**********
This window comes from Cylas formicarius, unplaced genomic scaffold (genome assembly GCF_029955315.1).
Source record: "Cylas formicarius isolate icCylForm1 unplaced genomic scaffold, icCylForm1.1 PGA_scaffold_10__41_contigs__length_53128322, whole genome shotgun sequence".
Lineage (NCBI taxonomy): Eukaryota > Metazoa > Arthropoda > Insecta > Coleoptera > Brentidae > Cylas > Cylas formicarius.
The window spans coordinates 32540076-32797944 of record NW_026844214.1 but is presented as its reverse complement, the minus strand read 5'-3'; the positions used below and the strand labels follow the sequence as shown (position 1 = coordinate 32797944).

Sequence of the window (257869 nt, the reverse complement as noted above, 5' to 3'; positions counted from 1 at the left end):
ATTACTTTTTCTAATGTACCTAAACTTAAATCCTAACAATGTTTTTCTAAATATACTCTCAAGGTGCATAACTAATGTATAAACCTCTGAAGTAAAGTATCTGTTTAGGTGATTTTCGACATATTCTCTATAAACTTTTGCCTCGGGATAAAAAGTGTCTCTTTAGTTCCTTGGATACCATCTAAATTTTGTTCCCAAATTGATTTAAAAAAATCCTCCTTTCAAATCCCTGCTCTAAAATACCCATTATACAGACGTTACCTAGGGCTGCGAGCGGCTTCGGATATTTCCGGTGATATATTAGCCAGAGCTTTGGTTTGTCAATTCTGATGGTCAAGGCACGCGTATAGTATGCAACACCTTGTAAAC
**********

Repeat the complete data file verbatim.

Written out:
This window comes from Cylas formicarius, unplaced genomic scaffold (genome assembly GCF_029955315.1).
Source record: "Cylas formicarius isolate icCylForm1 unplaced genomic scaffold, icCylForm1.1 PGA_scaffold_10__41_contigs__length_53128322, whole genome shotgun sequence".
Lineage (NCBI taxonomy): Eukaryota > Metazoa > Arthropoda > Insecta > Coleoptera > Brentidae > Cylas > Cylas formicarius.
The window spans coordinates 32540076-32797944 of record NW_026844214.1 but is presented as its reverse complement, the minus strand read 5'-3'; the positions used below and the strand labels follow the sequence as shown (position 1 = coordinate 32797944).

Sequence of the window (257869 nt, the reverse complement as noted above, 5' to 3'; positions counted from 1 at the left end):
ATTACTTTTTCTAATGTACCTAAACTTAAATCCTAACAATGTTTTTCTAAATATACTCTCAAGGTGCATAACTAATGTATAAACCTCTGAAGTAAAGTATCTGTTTAGGTGATTTTCGACATATTCTCTATAAACTTTTGCCTCGGGATAAAAAGTGTCTCTTTAGTTCCTTGGATACCATCTAAATTTTGTTCCCAAATTGATTTAAAAAAATCCTCCTTTCAAATCCCTGCTCTAAAATACCCATTATACAGACGTTACCTAGGGCTGCGAGCGGCTTCGGATATTTCCGGTGATATATTAGCCAGAGCTTTGGTTTGTCAATTCTGATGGTCAAGGCACGCGTATAGTATGCAACACCTTGTAAAC